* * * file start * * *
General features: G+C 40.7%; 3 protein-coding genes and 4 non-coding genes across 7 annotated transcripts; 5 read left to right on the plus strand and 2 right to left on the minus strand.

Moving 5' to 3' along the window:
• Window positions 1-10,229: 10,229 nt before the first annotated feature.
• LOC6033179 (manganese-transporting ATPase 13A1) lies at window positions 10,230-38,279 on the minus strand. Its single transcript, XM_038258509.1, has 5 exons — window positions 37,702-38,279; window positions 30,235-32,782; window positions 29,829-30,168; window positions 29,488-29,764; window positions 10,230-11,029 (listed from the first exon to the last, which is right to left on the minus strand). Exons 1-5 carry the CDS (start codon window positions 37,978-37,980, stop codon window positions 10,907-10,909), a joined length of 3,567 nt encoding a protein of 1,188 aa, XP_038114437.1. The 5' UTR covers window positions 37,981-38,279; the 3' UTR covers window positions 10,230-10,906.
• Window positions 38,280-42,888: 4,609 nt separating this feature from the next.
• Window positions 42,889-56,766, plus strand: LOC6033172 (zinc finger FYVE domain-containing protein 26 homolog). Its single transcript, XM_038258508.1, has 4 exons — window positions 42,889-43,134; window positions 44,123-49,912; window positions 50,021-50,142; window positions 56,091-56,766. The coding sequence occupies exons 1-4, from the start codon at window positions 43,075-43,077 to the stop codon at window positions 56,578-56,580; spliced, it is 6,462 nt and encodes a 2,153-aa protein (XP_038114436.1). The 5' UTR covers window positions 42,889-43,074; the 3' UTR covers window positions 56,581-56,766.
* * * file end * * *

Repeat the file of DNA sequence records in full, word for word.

General features: G+C 40.7%; 3 protein-coding genes and 4 non-coding genes across 7 annotated transcripts; 5 read left to right on the plus strand and 2 right to left on the minus strand.

Moving 5' to 3' along the window:
• Window positions 1-10,229: 10,229 nt before the first annotated feature.
• LOC6033179 (manganese-transporting ATPase 13A1) lies at window positions 10,230-38,279 on the minus strand. Its single transcript, XM_038258509.1, has 5 exons — window positions 37,702-38,279; window positions 30,235-32,782; window positions 29,829-30,168; window positions 29,488-29,764; window positions 10,230-11,029 (listed from the first exon to the last, which is right to left on the minus strand). Exons 1-5 carry the CDS (start codon window positions 37,978-37,980, stop codon window positions 10,907-10,909), a joined length of 3,567 nt encoding a protein of 1,188 aa, XP_038114437.1. The 5' UTR covers window positions 37,981-38,279; the 3' UTR covers window positions 10,230-10,906.
• Window positions 38,280-42,888: 4,609 nt separating this feature from the next.
• Window positions 42,889-56,766, plus strand: LOC6033172 (zinc finger FYVE domain-containing protein 26 homolog). Its single transcript, XM_038258508.1, has 4 exons — window positions 42,889-43,134; window positions 44,123-49,912; window positions 50,021-50,142; window positions 56,091-56,766. The coding sequence occupies exons 1-4, from the start codon at window positions 43,075-43,077 to the stop codon at window positions 56,578-56,580; spliced, it is 6,462 nt and encodes a 2,153-aa protein (XP_038114436.1). The 5' UTR covers window positions 42,889-43,074; the 3' UTR covers window positions 56,581-56,766.